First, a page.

proton pump inhibitors (PPIs)
It works for mild reflux and situations when symptoms are infrequent. It does not cure or reverse the underlying problem and it may not protect you from the complications of reflux or reduce cancer risk. In fact, long term consumption may actually increase risk of stomach cancer because the stomach is deprived of acid which is an abnormal state for the stomach to endure. There is strong scientific evidence to show this.
2.The more definitive solution to reflux is anti-reflux surgery.
There are many variations to this. The most common method is a laparoscopic fundoplication. A new valve is created by wrapping stomach tissue round the bottom of the esophagus. This leads to instant relief of the reflux and protects the lower esophagus against injury. The reflux is usually totally and permanently cured. There is however a small recurrence rate.
The operation is relatively pain free, takes about one hour and involves one night stay in hospital. It is done by keyhole surgery and is usually minimal downtime. Normal eating resumes within a few days.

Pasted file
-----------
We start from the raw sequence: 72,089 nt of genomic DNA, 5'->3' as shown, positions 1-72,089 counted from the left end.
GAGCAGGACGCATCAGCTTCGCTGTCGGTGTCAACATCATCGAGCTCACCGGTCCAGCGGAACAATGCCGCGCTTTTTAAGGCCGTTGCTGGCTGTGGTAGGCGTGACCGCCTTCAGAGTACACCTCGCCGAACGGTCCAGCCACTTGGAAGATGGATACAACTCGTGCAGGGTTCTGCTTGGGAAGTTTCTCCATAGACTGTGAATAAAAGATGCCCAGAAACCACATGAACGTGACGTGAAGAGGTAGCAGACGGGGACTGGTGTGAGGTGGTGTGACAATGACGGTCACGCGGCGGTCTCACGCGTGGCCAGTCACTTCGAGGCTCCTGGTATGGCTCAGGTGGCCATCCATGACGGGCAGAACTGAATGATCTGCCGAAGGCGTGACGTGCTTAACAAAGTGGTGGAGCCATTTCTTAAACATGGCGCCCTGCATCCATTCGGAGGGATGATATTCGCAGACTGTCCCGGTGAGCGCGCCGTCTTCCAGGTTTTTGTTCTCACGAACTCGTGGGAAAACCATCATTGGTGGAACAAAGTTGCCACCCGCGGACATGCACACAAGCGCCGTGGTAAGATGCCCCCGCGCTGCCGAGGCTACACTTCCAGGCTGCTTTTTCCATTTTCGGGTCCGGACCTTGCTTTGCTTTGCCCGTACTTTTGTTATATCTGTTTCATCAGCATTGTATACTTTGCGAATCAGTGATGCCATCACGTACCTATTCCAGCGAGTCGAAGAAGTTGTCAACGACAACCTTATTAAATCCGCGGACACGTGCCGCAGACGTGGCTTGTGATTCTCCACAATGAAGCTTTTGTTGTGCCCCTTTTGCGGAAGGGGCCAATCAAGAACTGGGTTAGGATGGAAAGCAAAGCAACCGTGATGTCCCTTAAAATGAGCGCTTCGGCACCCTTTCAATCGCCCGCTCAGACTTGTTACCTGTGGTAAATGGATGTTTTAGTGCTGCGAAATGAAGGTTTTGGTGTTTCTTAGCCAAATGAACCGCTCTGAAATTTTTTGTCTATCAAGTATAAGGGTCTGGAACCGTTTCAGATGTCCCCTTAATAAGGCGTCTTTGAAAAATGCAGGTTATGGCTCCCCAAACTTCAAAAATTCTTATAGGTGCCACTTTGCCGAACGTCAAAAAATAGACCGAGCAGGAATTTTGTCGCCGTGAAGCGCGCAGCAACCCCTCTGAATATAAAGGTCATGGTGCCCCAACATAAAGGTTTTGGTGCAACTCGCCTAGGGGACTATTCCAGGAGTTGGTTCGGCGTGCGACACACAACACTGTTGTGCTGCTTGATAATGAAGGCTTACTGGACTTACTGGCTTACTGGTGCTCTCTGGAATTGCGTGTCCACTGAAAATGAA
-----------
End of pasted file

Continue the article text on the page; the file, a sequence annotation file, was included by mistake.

This option should be considered for people with severe reflux, those with inflammation of the lower esophagus and those suffering from secondary effects of reflux. This option should also be considered if you are taking high doses of PPIs to control GERD symptoms which could prove dangerous in the long term. Please consult one of our specialist before choosing any surgical options.
What are the signs of trouble GERD?
It is important to note that GERD is rarely life threatening, however, serious complications can occur:
As the lining of your esophagus slowly erodes from the constant acid damage, it can form sores or ulcers that bleed and are painful. This makes consuming food painful.
Constant acid damage changes the cell tissue that lines the esophagus. This can lead to higher risk of cancer and is usually observed by the lining becoming thick and red.
This is when there is a build up of scar tissue in the lower part of the esophagus. This scar tissue constricts the pathway of the esophagus, hence making it hard to swallow food.
Asthma or Pneumonia
There are cases that the reflux goes to the back of your throat and into your lungs causing irritation and pain. This has the potential of causing asthma and even pneumonia.
What are the risks of untreated GERD?
Generally GERD is not life threatening but can cause:
- Chronic cough
- Tooth decay and caries.
- Stricture of esophagus
- Increased risk of lower esophageal cancer.
- Increase risk of stomach cancer if on long term medication with proton pump inhibitors
- Lung disease from inspired gastric acid
How do I prepare for an appointment with ASG?
Most appointments concerning GERD and reflux would require a gastroscope. It would be good to come on an empty stomach before undergoing that procedure. If you are experiencing symptoms of GERD, please make an appointment with us.